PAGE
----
This month, employees at seven elite institutions filed discrete but similar class-action lawsuits against their universities, alleging the schools selected retirement plans that charged excessive fees.
Lawsuits were filed against Duke University, Johns Hopkins University, the University of Pennsylvania, Vanderbilt University, New York University, Yale University, and the Massachusetts Institute of Technology.
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Jerome Schlichter is representing the plaintiffs, who claim the schools didn't do enough to negotiate lower fees on 403(b) retirement plans, and that the plans offered too many, too expensive investment options in place of cheaper alternatives.
The schools each used multiple record keepers, or providers, to operate the plans–though using just one provider would have granted them more bargaining power, says Schlichter.
At the end of 2014, four providers offered Duke 400 investment options, in which about 38,000 participants had $4.7 billion in assets.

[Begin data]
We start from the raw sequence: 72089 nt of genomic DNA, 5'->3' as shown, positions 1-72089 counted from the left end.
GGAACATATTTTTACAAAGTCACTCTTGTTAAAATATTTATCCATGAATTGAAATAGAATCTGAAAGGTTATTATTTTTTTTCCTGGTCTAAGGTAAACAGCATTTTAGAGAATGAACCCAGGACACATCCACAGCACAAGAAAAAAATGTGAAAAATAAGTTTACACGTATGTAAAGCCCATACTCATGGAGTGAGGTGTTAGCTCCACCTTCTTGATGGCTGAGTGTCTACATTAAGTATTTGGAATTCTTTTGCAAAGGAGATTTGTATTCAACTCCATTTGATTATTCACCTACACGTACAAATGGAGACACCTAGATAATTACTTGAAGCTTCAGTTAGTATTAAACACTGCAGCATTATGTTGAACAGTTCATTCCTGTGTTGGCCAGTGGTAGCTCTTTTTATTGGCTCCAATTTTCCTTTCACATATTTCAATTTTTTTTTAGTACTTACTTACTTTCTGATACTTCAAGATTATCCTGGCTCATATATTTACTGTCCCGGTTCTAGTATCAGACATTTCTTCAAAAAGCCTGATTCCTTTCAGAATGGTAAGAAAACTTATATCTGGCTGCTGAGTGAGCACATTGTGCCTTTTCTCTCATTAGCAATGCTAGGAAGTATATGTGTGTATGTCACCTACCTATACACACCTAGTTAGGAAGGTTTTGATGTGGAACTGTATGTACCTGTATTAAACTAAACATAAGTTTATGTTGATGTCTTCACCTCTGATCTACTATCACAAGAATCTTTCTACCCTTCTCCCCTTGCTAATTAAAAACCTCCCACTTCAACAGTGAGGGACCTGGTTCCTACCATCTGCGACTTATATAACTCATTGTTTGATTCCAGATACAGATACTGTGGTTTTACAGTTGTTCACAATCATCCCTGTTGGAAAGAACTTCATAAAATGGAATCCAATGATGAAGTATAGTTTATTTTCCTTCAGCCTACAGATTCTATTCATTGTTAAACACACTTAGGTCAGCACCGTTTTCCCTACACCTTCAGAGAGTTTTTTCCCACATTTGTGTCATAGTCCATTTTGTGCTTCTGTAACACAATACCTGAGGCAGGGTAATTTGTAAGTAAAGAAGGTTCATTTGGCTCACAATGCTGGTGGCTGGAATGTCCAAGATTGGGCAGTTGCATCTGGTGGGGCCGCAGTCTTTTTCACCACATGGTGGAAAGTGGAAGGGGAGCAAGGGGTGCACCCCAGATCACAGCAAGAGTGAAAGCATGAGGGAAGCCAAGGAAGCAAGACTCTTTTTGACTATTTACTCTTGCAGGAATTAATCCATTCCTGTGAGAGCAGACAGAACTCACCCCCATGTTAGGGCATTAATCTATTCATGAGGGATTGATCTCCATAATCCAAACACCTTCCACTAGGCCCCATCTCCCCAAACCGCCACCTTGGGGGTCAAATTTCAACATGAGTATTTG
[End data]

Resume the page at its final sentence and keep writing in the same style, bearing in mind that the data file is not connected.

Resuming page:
A university spokesperson said the school offers such options to provide more flexibility, and those options "are reviewed and carefully managed in accord with federal law to provide low costs and good outcomes."
In April 2015, Vanderbilt downsized from four providers and 340 options to just one provider and 14 core options. The lawsuit against the school alleges that the change should have been implemented much earlier—and that record keeping still costs too much.
Leaders at universities with large endowments are likely to find themselves facing similar lawsuits, writes Jarrett Carter at Education Dive.
"And when that happens, they must be prepared for the legal and public relations costs of explaining why they made what could have been a simple, transparent process more complex to the detriment of employees," Carter writes (Carter, EducationDive, 8/15; Siegel Bernard, New York Times, 8/11).
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